April 17, 2004

Quantifying American suffering and enjoyment: 60 to 1?

Neal Whitman at Agoraphilia points out that enjoy and suffer from are often used as lightly-flavored synonyms for have:

To lower your risk of cancer, enjoy 3 to 5 servings of fruit per day.
American citizens enjoy the right to vote.
50 million Americans suffer from hemorrhoids.

As Neal observes, the positive or negative connotations are semantically non-restrictive, in some sense, so that the first example doesn't mean that you lose the health benefits if you happen to hate fruit and so consume it dutifully but without enjoyment. He suggests that something similar is going on in phrases like

Our friendly employees will be happy to assist you.

which is not meant to invite the inference that the surly ones will assist you reluctantly, if at all.

Inspired by Neal's post, I decided to use his identification of positively- and negatively-tinted variants of have to calibrate the textual mood of the nation.

Google has 52,000 instances of "Americans suffer from", and most of them seem to be examples of "negatively flavored have":

7% of Americans suffer from acid reflux
Native Americans suffer from high rate of asthma
Some 17 million Americans suffer from social anxiety disorder
3 percent to 24 percent of Americans suffer from substance abuse disorders

The last example is especially revealing, since I'm sure that some fraction of substance abusers would claim that they "enjoy" rather than "suffer from" their substances of choice, if asked.

In contrast, there are only 852 instances of "Americans enjoy". [note: see correction below; ed.] By internet text count, at least, we as a nation "suffer from" things about 60 times more often than we "enjoy" them. The textual disproportion may be even worse, since many if not most of the "Americans enjoy" ghits are matches across a sentence or other punctuation boundary. Of course, there are also plenty of the type that Neal is talking about:

For the most part, we in American enjoy the blessings of religious liberty.
As American's enjoy an unprecedented era of prosperity ...
...those who fought for the freedoms all American's enjoy.
... the appliances that are central to the lifestyles American's enjoy

This search also informed me that many people are very confused about apostrophes, including some who ought to know better, like the Energy Association of Pennsylvania, and that Google's index (perhaps for that reason) just gives up and merges final s and final 's.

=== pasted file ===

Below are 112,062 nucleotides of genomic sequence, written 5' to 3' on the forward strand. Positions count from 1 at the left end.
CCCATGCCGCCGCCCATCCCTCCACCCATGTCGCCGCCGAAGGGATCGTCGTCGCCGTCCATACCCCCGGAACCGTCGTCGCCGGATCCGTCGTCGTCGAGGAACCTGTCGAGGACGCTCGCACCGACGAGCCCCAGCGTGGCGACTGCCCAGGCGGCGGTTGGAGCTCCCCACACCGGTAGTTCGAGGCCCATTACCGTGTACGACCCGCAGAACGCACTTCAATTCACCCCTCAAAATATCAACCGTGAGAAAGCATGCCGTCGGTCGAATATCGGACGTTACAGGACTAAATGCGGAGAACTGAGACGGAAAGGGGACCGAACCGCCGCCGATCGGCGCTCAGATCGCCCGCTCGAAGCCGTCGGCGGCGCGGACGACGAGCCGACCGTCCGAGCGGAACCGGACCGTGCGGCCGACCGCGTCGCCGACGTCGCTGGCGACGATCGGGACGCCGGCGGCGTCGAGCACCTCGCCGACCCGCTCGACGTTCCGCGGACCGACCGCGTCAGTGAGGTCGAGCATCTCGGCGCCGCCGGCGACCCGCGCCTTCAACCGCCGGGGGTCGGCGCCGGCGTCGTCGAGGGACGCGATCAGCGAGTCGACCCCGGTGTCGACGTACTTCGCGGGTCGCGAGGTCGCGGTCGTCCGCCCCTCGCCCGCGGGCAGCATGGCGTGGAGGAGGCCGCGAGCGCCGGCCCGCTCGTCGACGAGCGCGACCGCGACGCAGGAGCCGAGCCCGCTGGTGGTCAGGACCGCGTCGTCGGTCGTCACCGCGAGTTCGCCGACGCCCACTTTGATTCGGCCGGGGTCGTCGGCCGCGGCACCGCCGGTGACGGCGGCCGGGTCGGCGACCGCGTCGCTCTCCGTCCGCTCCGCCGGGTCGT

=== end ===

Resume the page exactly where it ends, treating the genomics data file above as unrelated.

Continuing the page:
In fact, Americans in my experience are a happy and optimistic bunch -- and with good reason -- so the disproportionate amount of American textual suffering is probably telling us something about language, not life.

[Update: Q_pheevr documents a previous discussion of "suffer from" as "negatively flavored have" in Pippi Longstocking, incidentally providing an example of a moral error in usage (check out the material associated with the underlined "usage" in the post).

Q also reports that:

"Canadians are a hell of a lot happier than Americans. Mark reports 52,000 ghits for "Americans suffer from" and only 852 for "Americans enjoy," giving an American suffering:enjoyment ratio of about 61:1. But I got 2,050 ghits for "Canadians suffer from" against 4,730 for "Canadians enjoy," for a Canadian ratio of about 10:23. By my calculations, this makes Americans about 140 times as unhappy as Canadians."

I haven't checked the numbers, but this certainly suggests an alarming enjoyment gap. ]

[Oops: the Language Log fact checking department ran the numbers again, and got 14,900 ghits for "Americans enjoy", as opposed to 51,300 for "Americans suffer from". This puts the suffering/enjoyment ratio at a mere 3.4/1. Checking the Canadian numbers, I get essentially the same numbers as Q did; so after the recount, Canadians are not quite 8 times more joyful. Still a significant gap in textual happiness -- but not such a spectacular one. Why the counts from Google are so unstable is a mystery: surely I didn't make a mistake! :-)

In any case, the Language Log subscription department will cheerfully refund your subscriptions fees in full, as usual, in case of less than full satisfaction.]

Posted by Mark Liberman at April 17, 2004 12:35 PM